Iceberg Alley

On this, the last day of Iceberg Week, and the last nice day I can find in the foreseeable forecast, enjoy a couple more photos of the big beauties. 20160616-img_0472

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The iceberg above was my favorite of all. Very blue and smooth due to the unrelenting antagonizing by the Atlantic Ocean.

If you're looking for more beautiful photographs of Newfoundland icebergs, look no further. I have links for you!

A good friend of mine, and fellow biologist, takes exquisite photos of Newfoundland. Please drop by Chelsey's website and have a look. I promise, you won't regret it! http://www.chelseylawrence.com/

Also, if you want an iceberg tracker for the behemoths paying rent in Iceberg Alley (a large stretch of coast along the province of Newfoundland and Labrador), please check this out. http://www.icebergfinder.com/ is an incredible resource for locating and keeping tabs on icebergs detected by both humans and satellites. Have a look now to see how it works and then be ready to track icebergs in real-time during the next peak season (April-August).

I hope you enjoyed seeing icebergs and learning a little something about why we care for big random pieces of ice this week. There will be a couple more iceberg cameos in the weeks to come because I'm not even close to finished showing you Newfoundland.

For now, we'll head back to the world of birds where I have dozens of feathered dinosaurs waiting for the limelight.

Beware of a foundering iceberg

Like a stick of dynamite going off. Or a gunshot. That's how I've heard folks describe the sound of a cracking iceberg. 20160615-img_0426

Most of the time, the bulk of an iceberg will founder relatively quickly. Pieces break off here and there but the actual foundering part, when the iceberg has run its course, happens in succession.

To see it happen is a right-place-right-time type of situation. But it can easily be a wrong-place-wrong-time situation. It is advisable never to go too close to an iceberg because if it was to founder in range of a little human--I don't think I need to tell you how much of the iceberg is underwater--the physical consequences (sheer size of the 'berg + undertow) could be catastrophic.

So we get as close to them as we [safely] can, take our million photographs, taste the little pieces ("bergy bits") and then respect them as they die a magnificent and dramatic death.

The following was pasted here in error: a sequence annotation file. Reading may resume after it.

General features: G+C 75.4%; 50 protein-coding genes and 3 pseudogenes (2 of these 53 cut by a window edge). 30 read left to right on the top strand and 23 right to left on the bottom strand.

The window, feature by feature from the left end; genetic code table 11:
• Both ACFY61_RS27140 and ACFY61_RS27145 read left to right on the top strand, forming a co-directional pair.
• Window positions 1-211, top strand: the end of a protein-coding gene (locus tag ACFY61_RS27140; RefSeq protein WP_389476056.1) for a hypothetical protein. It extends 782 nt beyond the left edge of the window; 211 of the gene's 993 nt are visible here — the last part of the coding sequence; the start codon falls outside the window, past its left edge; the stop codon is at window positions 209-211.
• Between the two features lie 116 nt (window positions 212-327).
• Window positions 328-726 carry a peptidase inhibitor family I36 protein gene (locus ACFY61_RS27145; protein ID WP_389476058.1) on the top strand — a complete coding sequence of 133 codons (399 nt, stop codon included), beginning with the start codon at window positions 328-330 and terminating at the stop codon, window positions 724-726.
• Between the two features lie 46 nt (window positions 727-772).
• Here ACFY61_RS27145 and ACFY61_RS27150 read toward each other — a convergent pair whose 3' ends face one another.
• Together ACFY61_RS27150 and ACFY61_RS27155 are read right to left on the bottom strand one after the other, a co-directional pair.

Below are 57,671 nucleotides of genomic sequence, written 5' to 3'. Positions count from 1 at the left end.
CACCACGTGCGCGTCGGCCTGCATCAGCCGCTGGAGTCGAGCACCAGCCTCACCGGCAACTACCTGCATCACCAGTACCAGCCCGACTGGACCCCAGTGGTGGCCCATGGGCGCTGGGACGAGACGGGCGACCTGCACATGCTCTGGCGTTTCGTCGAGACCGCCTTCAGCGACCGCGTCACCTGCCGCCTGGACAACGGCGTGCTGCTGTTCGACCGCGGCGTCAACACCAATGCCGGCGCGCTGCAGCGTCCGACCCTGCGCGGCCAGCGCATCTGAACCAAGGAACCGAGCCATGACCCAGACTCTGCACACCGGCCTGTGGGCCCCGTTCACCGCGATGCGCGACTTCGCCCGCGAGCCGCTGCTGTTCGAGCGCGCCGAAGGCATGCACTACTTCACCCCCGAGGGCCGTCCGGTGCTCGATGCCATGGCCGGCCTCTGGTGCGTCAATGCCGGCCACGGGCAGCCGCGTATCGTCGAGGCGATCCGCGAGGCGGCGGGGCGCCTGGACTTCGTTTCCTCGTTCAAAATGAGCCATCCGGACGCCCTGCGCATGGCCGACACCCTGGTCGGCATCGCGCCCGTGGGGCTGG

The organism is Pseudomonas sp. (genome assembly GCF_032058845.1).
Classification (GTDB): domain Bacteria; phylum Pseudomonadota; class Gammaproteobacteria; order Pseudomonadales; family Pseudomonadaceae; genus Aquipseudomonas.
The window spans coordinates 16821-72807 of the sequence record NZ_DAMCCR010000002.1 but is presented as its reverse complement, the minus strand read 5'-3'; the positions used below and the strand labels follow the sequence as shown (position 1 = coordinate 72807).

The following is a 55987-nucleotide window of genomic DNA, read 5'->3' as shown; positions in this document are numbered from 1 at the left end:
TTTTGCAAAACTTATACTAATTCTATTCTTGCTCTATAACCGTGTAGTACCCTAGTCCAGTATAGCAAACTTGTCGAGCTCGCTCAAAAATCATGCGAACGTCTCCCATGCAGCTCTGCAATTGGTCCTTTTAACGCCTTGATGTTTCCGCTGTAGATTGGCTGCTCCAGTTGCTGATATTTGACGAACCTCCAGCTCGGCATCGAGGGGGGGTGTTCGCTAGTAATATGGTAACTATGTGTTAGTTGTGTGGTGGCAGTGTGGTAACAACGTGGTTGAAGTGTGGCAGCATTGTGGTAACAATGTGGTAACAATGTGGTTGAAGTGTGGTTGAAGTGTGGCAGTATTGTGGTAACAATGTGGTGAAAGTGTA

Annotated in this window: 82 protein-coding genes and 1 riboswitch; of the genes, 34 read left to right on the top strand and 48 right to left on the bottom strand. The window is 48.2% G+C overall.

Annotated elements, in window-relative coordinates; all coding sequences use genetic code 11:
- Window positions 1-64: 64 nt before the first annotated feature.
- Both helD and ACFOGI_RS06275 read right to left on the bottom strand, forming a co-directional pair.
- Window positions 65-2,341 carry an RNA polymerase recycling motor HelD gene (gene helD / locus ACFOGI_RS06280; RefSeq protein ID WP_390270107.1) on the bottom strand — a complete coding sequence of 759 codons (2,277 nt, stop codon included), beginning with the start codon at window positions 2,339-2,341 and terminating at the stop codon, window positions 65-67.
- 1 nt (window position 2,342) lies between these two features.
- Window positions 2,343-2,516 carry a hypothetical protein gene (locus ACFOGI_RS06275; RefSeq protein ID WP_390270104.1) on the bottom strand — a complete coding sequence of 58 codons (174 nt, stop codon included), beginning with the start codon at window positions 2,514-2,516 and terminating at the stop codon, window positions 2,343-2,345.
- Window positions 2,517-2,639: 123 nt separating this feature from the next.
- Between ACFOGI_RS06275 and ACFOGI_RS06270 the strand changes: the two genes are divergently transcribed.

I call this iceberg "The Ferrari"

Just when you think an iceberg is white, it plays the same trick on you as the clouds. Instead, you'll find samples from every fraction of space taken up on the color wheel by cool hues. 20160616-img_0470

Can we leave blue icebergs posing as white icebergs alone, each one a poetic vessel slowly running itself aground? No. Let's science the hell out of it.

Icebergs are pieces of glaciers, really old glaciers. They are virtually impurity-free and have very little internal air. Because of this, there are also minimal reflective surfaces inside. When a long-wavelength light hits the iceberg--red light for example--it is absorbed rather than reflected. The light that is refracted is blue (or somewhere between blue and green).

So once again, our eyes are the most limiting factor to our beautiful world. Even when we see something, really see it, we're still only able to play ball in the visible light spectrum. I don't know about you but I'm overwhelmed by just one spectrum. Imagine the world that birds see!

Iceberg, right ahead!

The movie got it wrong. British people say "right ahead". Americans say "dead ahead". Just a quick bit of Titanic trivia. Which I'm obsessed with, by the way. Did you know that it was a Newfoundland-bound iceberg that sunk the Titanic? And that the great ship foundered only 400 miles south of Newfoundland? 20160615-img_0428

According to reports, the iceberg that sunk the Titanic would've been about double the size of the iceberg pictured above. Say like, 400 feet long and 100 feet high. At the largest. It's hard to say really because the Titanic struck the iceberg in the total darkness of a moonless night.

Icebergs break up slowly as they reach shallower water. Most of the icebergs seen around Newfoundland coasts will have been much larger at the time that they originally broke free.

This iceberg was a June resident of the waters just off Twillingate, NL--roughly 280 miles (444 km) from the capital city, St. John's, where I live.

Come back tomorrow for another glorious 'berg. And don't forget to click on the pictures each day to enlarge them and have a better look!

Welcome to Iceberg Week

For the next week I will be making short posts every day featuring a different Newfoundland iceberg from this summer. I thought a good way to get your feet wet, so to speak, would be to start in one of the most prolific Newfoundland iceberg towns, Twillingate. First, have a look at Twillingate. This little town is pretty easy on the eyes.

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Twillingate was first discovered by French fisherman in the 1600's. They landed on its shores to cut wood and stock up on fresh water. Though its name would later be misinterpreted by English settlers as "Twillingate", the Frenchmen originally named it "Toulinquet".

Archaeological exploration in the area has turned up primitive tools and weapons--evidence that the indigenous Newfoundland first people, the now-extinct Beothuks, once called Twillingate home.

Though the days of being a merchant hotspot are over, Twillingate remains a popular destination for tourism. Mostly because of its quaint fishing village look and ICEBERGS!

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Come back tomorrow for Monday's iceberg!